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Population Growth Doesn't Equal Tourism Interest

If it’s a nice place to visit, you may not want to live there – or vice-versa. SmartAsset has compared the percent growth in tourism and population in America’s twenty largest cities from 2009 and 2013 – or from the Great Recession and its aftermath.

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Methodology

Visitation data from both years was collected from the cities’ tourism boards, and all population data came from the US Census Bureau. Comparing the change in tourism and population numbers, it becomes apparent that the trendiest destinations for a visit are, for the most part, very different than the ones with the fastest-growing populations.

Boom for Both 

The only city on the list to be one of the top five gainers in both categories is Columbus, Ohio. Other than that the cities that saw the biggest growth in one factor turn out to have stagnant growth or even losses in the other.

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Tops in Tourism

Population Growth Doesn't Equal Tourism Interest

The cities with the biggest tourism gains are mostly in the west, although, surprisingly, the one with the single biggest growth has long been one of the northeast’s major cities: Philadelphia, which saw 25 percent more visitors in 2013 than in 2009. San Diego runs a close second, with a 21 percent rise in visitation, and Los Angeles and Chicago share third place with 18 percent gains.

The largest tourism gainers are mostly cities of historical interest. Philadelphia is best known, cheesesteaks aside, for being the home of revolutionary polymath and guy on the $100 bill Ben Franklin, as well as having been the capital of the independent United States before Washington, DC was built. San Diego, meanwhile, has history that stretches back even further than the 1700s, with its remnants of Spanish colonization from the previous century. And Chicago still preserves its legacy as a thriving hub of commerce, both legal and illegal, during the gangland years of Prohibition in the 1920s.

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Despite the greater interest in visiting these cities, not many people seem to want to move to them: Los Angeles only saw a 0.68 percent population gain from 2009 to 2013, Philadelphia’s population was almost stagnant with only a 0.06 percent rise, and Chicago’s population actually fell by 4.77 percent.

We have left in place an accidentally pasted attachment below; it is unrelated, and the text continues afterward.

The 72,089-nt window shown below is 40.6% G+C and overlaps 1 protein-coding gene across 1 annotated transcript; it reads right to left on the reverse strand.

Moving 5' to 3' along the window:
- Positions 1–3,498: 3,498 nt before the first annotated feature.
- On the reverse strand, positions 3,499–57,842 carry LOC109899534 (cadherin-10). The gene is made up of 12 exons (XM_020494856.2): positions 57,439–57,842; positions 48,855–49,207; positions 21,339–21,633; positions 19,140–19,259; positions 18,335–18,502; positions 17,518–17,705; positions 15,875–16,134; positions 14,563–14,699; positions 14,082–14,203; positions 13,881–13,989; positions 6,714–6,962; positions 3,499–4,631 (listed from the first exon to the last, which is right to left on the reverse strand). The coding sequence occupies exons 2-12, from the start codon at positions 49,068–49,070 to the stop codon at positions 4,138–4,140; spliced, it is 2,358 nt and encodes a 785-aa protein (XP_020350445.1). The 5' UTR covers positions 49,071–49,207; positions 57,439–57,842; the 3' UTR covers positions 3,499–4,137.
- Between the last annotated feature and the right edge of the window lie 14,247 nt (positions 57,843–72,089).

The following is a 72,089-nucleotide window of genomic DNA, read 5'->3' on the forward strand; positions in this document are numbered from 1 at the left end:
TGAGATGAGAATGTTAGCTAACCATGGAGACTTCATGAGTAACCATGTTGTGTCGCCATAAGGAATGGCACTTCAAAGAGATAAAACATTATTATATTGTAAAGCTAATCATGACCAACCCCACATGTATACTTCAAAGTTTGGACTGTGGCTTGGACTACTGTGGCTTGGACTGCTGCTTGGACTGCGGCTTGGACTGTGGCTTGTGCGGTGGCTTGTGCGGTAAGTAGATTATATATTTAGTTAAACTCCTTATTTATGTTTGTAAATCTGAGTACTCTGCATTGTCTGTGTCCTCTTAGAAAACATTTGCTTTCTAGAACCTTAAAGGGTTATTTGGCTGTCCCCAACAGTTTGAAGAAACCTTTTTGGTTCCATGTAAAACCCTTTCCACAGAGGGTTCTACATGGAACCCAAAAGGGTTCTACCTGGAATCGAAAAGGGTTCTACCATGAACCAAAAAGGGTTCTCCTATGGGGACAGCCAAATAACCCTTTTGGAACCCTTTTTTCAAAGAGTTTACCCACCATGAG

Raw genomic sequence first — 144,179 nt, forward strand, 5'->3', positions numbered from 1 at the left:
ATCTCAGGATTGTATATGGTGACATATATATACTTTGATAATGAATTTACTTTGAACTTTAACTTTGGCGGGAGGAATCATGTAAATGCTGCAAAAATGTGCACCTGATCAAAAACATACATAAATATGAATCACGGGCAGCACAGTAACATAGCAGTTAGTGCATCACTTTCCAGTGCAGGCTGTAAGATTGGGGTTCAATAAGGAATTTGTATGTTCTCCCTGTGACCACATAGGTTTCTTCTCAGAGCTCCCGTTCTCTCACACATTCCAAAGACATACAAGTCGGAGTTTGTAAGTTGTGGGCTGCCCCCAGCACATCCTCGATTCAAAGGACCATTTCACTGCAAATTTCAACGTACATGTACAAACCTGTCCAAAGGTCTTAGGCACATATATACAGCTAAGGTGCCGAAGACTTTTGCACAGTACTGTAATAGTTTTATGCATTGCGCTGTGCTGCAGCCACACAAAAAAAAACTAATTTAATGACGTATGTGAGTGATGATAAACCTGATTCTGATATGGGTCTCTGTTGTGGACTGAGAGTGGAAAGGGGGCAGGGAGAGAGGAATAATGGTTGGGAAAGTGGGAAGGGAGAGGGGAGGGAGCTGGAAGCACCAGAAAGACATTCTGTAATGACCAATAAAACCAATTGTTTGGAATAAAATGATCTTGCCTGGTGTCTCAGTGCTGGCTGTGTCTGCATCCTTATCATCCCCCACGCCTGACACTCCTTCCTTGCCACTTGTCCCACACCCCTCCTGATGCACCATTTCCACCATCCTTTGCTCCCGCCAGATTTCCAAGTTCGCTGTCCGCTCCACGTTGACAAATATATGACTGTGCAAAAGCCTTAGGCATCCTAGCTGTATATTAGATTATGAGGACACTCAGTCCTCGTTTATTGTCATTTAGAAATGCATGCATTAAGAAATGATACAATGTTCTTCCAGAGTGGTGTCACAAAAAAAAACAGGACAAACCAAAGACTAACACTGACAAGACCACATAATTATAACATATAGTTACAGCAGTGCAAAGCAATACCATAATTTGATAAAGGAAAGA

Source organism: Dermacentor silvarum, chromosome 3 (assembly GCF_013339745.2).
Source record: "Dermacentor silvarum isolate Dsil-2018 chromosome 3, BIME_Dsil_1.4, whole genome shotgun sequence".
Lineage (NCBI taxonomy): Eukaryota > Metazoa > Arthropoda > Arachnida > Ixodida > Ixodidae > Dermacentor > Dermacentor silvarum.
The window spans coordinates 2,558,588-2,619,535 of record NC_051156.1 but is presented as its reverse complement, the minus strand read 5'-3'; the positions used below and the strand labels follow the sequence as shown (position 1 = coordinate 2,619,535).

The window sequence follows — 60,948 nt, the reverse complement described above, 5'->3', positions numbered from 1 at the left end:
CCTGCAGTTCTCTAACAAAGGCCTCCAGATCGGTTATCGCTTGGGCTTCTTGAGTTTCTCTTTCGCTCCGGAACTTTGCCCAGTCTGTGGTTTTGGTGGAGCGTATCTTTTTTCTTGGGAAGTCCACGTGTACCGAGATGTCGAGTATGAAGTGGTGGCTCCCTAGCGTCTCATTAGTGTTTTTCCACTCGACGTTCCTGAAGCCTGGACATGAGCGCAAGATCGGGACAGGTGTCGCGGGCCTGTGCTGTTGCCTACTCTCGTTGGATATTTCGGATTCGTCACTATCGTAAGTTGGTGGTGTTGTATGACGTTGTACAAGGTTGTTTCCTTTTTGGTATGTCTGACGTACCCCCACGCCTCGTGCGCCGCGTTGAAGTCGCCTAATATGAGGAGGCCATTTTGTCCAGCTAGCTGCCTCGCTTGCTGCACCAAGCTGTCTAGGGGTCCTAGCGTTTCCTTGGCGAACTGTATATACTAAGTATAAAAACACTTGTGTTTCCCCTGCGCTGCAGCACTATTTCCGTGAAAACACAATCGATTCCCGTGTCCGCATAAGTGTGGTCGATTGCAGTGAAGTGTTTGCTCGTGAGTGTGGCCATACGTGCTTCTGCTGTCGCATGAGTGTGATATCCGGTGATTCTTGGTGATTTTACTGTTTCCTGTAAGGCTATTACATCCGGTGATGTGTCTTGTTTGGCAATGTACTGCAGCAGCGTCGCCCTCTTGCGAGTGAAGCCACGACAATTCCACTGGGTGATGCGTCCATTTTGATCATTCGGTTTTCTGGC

Prime for Population

Population Growth Doesn't Equal Tourism Interest

Meanwhile, most of the cities with big upsurges in population are in the south and west, though in mostly different areas of those regions than the western tourism gainers. Charlotte, a southern city, and Austin, a southwestern city, were two of the few places to see significant gains in both categories.

Austin has come to be regarded as a mecca for creative types in recent years, with more music venues per capita (according to whereisaustintexas.com) than any other city in the world, and the South by Southwest (SXSW) conference drawing thousands of performers and hundreds of thousands of attendees looking to check out both the hottest musical acts and the newest ideas in technology. The climate of innovation that Austin is attempting to foster hence draws people looking to launch startups, as well as visitors who are attracted to the art scene.

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Meanwhile, Charlotte’s cost of living index of 90 (from areavibes.com) means it’s about 10 percent cheaper than the rest of the country, making it an affordable destination for a cultural or leisure visit. Charlotte is also a college town, playing host to institutes of higher education like Johnson and Wales and the University of North Carolina, which offer employment opportunities for professionals looking to settle down.

Photo Credit: flickr

Alex Silady Alex is a graduate of New York University's journalism school. He has penned and edited articles, features and videos for news, politics and entertainment websites, both in the US and abroad. His specialties are archival research and the history of finance. His areas of expertise include home buying, small businesses and banking. Alex's hobbies include video games, especially RPGs, and following NHL hockey.
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